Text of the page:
Athletics' Straily Again Proving He Belongs
OAKLAND—Really, Dan Straily
insists, he is not trying to rack up all those strikeouts.
"I'm not trying to strike people out," Straily says. "What I want to do is get them early in the count and go seven or eight innings."
The problem is those hitters just keep swinging and missing rather than hitting tame groundouts. The result was an astounding 175 strikeouts in 138 innings split between Double-A Midland and Triple-A Sacramento before he was called up to the majors Thursday. The next highest total in all of baseball was the Nationals' Stephen Strasburg with 154 in 121 innings. During his time in Triple-A, he allowed just 27 hits with 67 strikeouts in 53 innings.
Straily has emerged as one of the premier pitching prospects in baseball, with organizations assigning scouts to see him throw, hoping he may be part of some future trade.
"He has command of four pitches, and he has a very good pace to his game," a national league scout said. "He was consistently at 92-93 with his fastball, and he hit 95 a couple of times. He has a very good change and slider."
The changeup and slider have evolved into Straily's strikeout pitches. He also sparingly uses a curveball, just enough to keep hitters off-balance. He showed glimpses of the future the last two years in A-ball, posting a combined 21-16 record with 303 strikeouts in 309 innings between low Class A Kane County in 2010 and high Class A Stockton last season.
Then came the big change—literally.
"The changeup is light years better than last year," A's pitching coordinator Gil Patterson said.
Straily can see the difference. "It's pretty much night and day," he said. "It was good last year. This year, I'm just trusting in throwing it. It's turned into a swing-and-miss pitch."
Patterson says Straily throws the change at 82 mph with the same arm action and same handspeed that he uses on the fastball. The pitch then drops and glides, leaving hitters swatting at air.
He began the year of whiffs at Midland, where he went 3-4, 3.38 with a 1.09 WHIP in 14 starts. When he moved up to Sacramento, he grew even more dominant, putting together a 4-2, 0.96 record through his first seven starts. As Straily learns to trust that changeup, he seems to grow even better.
Something To Prove
This is big talk around a 23-year-old righthander who was under the prospect radar when the season began. But Straily has grown accustomed to being overlooked—he has been dealing with it all his life.
The native of Redlands, Calif., started high school in Pendleton, Ore., and tried out for the team as a freshman. He was told he did not have the stuff to pitch at that level. The coaches saw his love of the game and made him the team's manager. He threw batting practice and got an inning on the mound.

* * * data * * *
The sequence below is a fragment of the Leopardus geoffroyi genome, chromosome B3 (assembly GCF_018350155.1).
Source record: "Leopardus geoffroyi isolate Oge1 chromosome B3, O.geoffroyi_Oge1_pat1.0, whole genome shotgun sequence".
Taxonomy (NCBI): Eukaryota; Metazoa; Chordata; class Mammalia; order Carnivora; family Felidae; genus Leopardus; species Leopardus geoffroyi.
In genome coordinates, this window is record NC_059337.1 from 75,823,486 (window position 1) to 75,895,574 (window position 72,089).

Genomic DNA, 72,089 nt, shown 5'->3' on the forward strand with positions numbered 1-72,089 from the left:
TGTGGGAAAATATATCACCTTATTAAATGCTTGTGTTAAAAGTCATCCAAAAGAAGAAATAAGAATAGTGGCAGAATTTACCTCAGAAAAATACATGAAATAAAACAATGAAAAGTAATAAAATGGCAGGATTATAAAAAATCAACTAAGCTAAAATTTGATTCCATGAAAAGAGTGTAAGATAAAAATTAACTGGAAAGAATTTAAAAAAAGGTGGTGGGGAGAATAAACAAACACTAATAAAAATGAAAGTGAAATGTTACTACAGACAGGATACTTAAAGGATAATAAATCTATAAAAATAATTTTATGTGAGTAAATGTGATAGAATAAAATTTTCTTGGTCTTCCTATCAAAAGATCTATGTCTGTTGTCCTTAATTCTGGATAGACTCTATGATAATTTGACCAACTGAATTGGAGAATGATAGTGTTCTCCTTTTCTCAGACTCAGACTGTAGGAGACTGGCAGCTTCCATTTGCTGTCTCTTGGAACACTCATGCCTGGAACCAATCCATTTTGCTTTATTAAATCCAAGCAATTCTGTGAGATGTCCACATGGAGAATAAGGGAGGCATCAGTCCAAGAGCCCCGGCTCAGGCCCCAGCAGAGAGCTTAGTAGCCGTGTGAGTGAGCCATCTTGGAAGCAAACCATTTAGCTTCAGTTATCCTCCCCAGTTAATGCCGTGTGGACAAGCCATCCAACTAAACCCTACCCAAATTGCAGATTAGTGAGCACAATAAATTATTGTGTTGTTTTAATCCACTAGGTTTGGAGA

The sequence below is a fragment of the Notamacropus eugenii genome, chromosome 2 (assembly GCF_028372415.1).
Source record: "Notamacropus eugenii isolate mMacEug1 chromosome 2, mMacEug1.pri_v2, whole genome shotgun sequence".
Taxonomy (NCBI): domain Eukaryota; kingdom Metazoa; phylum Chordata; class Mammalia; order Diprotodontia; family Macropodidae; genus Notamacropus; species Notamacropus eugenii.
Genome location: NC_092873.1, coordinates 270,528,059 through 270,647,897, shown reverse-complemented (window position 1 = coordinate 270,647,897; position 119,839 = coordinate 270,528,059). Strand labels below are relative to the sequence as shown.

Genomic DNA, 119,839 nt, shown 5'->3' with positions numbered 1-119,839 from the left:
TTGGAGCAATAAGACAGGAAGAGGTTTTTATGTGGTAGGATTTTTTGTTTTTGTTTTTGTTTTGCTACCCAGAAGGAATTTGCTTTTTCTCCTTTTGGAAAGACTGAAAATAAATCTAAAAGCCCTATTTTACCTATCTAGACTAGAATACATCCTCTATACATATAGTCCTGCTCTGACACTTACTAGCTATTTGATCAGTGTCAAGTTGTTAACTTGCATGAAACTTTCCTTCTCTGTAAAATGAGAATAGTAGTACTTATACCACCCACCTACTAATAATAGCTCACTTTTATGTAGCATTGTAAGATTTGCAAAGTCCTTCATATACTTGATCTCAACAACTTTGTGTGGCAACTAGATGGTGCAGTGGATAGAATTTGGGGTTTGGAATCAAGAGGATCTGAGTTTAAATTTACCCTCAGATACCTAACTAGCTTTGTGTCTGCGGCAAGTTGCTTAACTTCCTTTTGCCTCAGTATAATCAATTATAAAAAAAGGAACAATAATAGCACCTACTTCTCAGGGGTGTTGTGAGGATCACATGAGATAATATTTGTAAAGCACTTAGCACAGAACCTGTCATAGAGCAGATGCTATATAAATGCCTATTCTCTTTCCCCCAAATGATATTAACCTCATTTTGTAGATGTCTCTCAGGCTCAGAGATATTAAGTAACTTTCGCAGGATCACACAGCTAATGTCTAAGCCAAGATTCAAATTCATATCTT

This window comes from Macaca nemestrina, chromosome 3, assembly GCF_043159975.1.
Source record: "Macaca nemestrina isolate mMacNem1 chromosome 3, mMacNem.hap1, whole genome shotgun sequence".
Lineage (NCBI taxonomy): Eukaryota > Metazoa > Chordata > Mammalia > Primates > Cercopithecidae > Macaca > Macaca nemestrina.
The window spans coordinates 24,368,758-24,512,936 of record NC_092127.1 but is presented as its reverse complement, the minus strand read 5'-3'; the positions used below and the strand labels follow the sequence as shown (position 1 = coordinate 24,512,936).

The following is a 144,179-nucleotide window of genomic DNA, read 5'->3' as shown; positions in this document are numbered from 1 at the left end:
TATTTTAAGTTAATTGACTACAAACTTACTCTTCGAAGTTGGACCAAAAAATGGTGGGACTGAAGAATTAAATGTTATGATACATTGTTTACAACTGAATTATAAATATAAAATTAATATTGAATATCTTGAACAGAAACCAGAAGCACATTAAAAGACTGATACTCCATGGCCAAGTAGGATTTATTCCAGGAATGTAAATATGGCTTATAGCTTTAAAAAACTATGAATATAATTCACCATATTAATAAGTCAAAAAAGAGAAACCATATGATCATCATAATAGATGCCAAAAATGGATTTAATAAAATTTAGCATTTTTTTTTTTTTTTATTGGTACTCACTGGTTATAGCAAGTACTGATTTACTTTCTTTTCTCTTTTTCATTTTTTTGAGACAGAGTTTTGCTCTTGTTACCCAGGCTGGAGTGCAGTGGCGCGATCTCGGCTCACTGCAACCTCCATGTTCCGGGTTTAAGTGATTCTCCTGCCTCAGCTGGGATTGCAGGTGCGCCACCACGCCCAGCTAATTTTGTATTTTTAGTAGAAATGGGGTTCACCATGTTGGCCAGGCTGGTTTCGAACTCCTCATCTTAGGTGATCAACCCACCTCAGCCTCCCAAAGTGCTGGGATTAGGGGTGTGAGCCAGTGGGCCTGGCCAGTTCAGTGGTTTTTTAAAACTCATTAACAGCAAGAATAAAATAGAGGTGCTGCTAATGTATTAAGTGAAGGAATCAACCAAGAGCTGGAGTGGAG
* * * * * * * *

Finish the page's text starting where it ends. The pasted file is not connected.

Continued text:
"They knew I wanted to be around the team, so they let me do that," he said. "I just wanted to be there."
After his sophomore year, his family moved to Springfield, Ore., and he tried out for a new team. He made it, and pitched out of the bullpen for Springfield High. The next year, he hit the 80s with his fastball, and he attended a camp at Oregon State. He was told he did not have enough to pitch for the school. He wound up at Division II Western Oregon for his freshman year, and he decided it was not a good fit.
So Straily went to a summer league at the University of California, where he played with a couple of Marshall athletes. "I really wanted to play Division I baseball, and nobody else would open their doors," Straily said. "So I got my release from Western Oregon. When I left, they told me I'd never be able to play at a high level. That motivated me."
Brian Khondrow, a friend of the Marshall coaching staff, spotted Straily in Berkeley and recommended him. Head coach Jeff Waggoner invited him to the other side of the country.
So Straily flew to West Virginia. "I'd never been east of Idaho before. I'd never even been on an airplane. It was a crazy experience; one of those experiences that was a real-life experience."
Straily made the team and earned a job in the starting rotation. He went 5-4, 4.28 his sophomore year, then 4-3, 3.27 as a junior.
"He was really good," Waggoner said. "He competed. He helped get us to a (Conference USA) championship game. He's a kid that had good stuff, but along with good stuff, he knew how to pitch. He's a credit to how hard he worked."
Straily had long struggled with a weight problem. He ballooned up to 250 pounds on his 6-foot-2 frame, and pitched his sophomore year at 240. He asked a scout what it would take to get drafted, and the instant response was better conditioning. So Straily embarked on intense physical training that has taken him down to 214. After that junior season, the A's made him their 24th-round pick at the suggestion of area scout Matt Ranson.
One word is heard repeatedly about Straily: coachable. Waggoner said it. The A's coaches repeat it. He is relentless in wanting to learn.
"He is such a student of the game," Patterson said. "He is always asking questions, studying hitters, working on game plans."
Straily knows he can be a pest. "In college, my coach told me that at first I rubbed him the wrong way because I asked him so many questions about what I was doing," he says with a laugh. That would change as the interrogator became a Marshall favorite.
He kept asking questions as he rose through the Oakland system, to pitching coaches Patterson, Craig Lefferts, Don Schulze and Scott Emerson. "The coaches have been great," Straily said. "I feel like everyone in the game has something to offer you. It's not like you take from just one person, but you take bits and pieces. You never know what's going to help you down the road."
It has been a long and perilous road for the kid once cut from his high school team, who has been told repeatedly that he does not belong on a baseball field. The next step will be his biggest.